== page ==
Have you ever woken up and noticed a lump in your throat? This may happen to anyone at any age or gender. The lump in the throat sensation is also known as globus pharyngeus or hystericus and is a fairly common symptom that individuals tell their physicians about.
If present for more than a couple of weeks or if this occurs from time to time over a period of 2 or 3 months then a complete exam of the oral cavity as well as the throat is needed – particularly in those individuals who are smokers.
Causes of Lump in throat
What is the cause of this? There are 2 valves in the esophagus or the swallowing tube. They are usually lightly contracted as well as relaxed when an individual swallows – this allows the food to pass thru them going to the stomach. Then they squeeze closed again to prevent the regurgitation of the stomach contents. At this time if the standard tightening turns into a spasm these symptoms can begin. Stress frequently makes these spasms much worse. Even if not caused by stress, stress can make the spasm worse. Relaxation of different types such as alcohol to meditation can often relieve these symptoms.
Problems which can be confused with globus sensation include:
- Cricopharyngeal or upper esophageal webs
- Symptomatic diffuse esophageal spasm
- Mass lesions in the neck or mediastinum that cause esophageal compression
- Skeletal muscle disorder such as myasthenia gravis
First should be a complete exam of the neck as well as throat to eliminate any serious problems. In most individuals the first thing that enters their minds is that a lump in the throat could be cancer. But in practice, real lumps in the throat such as cancer are not felt. This is the reason why cancer can get so big before being discovered.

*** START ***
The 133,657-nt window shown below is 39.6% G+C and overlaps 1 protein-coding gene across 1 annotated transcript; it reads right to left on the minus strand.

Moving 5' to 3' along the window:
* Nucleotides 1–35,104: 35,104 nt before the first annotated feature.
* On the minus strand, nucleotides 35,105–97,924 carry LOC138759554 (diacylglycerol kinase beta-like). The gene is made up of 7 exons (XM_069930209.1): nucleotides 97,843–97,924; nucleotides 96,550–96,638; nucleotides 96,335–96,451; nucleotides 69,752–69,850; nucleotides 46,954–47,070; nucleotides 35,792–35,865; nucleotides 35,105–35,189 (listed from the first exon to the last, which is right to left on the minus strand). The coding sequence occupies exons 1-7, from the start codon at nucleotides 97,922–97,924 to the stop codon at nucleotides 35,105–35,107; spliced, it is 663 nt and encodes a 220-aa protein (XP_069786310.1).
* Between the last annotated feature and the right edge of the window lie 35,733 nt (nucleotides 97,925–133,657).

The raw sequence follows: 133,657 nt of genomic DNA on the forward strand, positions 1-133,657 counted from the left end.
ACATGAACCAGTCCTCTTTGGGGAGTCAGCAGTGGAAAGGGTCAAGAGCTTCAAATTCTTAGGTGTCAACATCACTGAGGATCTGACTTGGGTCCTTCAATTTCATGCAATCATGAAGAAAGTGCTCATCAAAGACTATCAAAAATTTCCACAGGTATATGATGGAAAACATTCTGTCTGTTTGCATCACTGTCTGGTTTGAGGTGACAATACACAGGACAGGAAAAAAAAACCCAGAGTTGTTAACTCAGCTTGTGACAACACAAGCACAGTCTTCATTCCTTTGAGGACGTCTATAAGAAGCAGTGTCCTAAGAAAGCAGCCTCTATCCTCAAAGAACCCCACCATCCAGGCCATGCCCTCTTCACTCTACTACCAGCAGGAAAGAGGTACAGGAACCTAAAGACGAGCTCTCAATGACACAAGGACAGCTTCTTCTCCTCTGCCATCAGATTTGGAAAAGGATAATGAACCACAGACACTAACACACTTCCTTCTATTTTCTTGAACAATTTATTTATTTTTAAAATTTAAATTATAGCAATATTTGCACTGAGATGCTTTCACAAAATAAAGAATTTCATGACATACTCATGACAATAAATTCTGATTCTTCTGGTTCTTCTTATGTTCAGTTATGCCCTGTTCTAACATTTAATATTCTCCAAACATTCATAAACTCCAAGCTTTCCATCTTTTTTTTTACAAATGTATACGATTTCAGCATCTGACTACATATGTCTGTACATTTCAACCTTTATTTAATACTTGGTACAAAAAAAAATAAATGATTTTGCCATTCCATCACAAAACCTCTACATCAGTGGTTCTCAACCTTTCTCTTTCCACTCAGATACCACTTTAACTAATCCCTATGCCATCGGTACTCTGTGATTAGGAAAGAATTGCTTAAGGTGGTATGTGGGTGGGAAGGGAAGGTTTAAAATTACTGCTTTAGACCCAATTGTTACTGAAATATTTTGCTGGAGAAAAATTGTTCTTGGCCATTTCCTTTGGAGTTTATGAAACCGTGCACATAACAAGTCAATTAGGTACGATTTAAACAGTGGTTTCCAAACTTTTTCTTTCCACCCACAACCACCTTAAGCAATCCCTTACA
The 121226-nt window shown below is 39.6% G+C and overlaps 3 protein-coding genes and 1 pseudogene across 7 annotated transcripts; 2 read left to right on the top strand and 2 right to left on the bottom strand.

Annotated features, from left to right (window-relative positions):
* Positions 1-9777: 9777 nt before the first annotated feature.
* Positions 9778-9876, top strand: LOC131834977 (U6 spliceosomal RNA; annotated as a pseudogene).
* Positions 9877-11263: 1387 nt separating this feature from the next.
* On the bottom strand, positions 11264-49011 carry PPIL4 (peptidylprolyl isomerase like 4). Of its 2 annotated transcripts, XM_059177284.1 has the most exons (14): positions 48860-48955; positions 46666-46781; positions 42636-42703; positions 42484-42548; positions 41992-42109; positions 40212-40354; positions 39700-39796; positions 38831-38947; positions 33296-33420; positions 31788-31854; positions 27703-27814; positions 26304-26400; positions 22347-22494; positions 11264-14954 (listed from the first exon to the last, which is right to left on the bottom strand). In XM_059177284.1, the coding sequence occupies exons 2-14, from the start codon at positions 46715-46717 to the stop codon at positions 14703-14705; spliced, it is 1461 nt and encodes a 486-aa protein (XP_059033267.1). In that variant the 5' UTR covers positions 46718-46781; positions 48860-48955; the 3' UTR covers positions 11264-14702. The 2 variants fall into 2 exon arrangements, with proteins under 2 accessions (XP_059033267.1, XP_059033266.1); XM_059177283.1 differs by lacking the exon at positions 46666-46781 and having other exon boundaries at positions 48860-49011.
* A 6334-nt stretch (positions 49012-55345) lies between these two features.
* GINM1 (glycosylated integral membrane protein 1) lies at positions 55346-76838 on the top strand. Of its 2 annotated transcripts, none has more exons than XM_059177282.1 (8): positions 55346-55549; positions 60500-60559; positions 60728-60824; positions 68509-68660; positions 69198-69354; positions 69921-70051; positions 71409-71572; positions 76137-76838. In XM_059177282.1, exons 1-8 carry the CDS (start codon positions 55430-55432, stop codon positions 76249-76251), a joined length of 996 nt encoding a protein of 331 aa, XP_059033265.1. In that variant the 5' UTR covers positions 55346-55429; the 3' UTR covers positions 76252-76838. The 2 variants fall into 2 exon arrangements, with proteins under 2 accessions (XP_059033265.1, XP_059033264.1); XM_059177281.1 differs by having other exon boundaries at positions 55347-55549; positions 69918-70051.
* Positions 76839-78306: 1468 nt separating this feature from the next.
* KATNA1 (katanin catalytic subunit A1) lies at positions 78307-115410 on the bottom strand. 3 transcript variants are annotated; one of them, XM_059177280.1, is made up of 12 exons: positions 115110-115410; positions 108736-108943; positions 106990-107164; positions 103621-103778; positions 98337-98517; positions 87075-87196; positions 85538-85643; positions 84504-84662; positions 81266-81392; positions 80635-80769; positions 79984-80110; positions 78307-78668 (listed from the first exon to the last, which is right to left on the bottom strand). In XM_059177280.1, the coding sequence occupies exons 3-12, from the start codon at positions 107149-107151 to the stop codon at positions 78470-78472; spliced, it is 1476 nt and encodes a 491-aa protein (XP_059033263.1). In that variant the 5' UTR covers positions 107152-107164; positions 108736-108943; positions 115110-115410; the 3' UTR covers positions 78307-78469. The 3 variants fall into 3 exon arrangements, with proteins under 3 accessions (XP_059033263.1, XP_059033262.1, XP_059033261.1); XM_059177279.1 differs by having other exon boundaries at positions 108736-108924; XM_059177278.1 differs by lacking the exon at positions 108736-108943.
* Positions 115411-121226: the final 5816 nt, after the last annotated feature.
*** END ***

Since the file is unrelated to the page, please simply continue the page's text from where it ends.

The following red flag findings are of some concern:
- Throat or neck pain
- Loss of weight
- After the age of 50 any abrupt onset
- Pain, difficulty or choking when swallowing
- Food regurgitation
- Weakness of the muscles
- Visible or palpable mass or lump
- Progressively worsening of any symptoms
Symptoms not related to swallowing, without any difficulty or pain when swallowing, or the sensation of food getting stuck in the throat in a patient with an otherwise good exam is an indication of globus sensation. Any of the above mentioned red flag findings on exam can suggest a motor or mechanical disorder with swallowing. Symptoms which are chronic and occur during unresolved or pathologic grief and which can be relieved by crying indicates globus sensation. These findings of globus sensation need no further testing.
But if the diagnosis is not clear or the physician is unable to visualize the pharynex, testing for dysphagia should be done.
Treatment for globus normally is just reassurance and show concern. No drugs have been proven beneficial. Any underlying anxiety or depression or other behavioral disturbances needs to be managed with psychiatric referral if needed.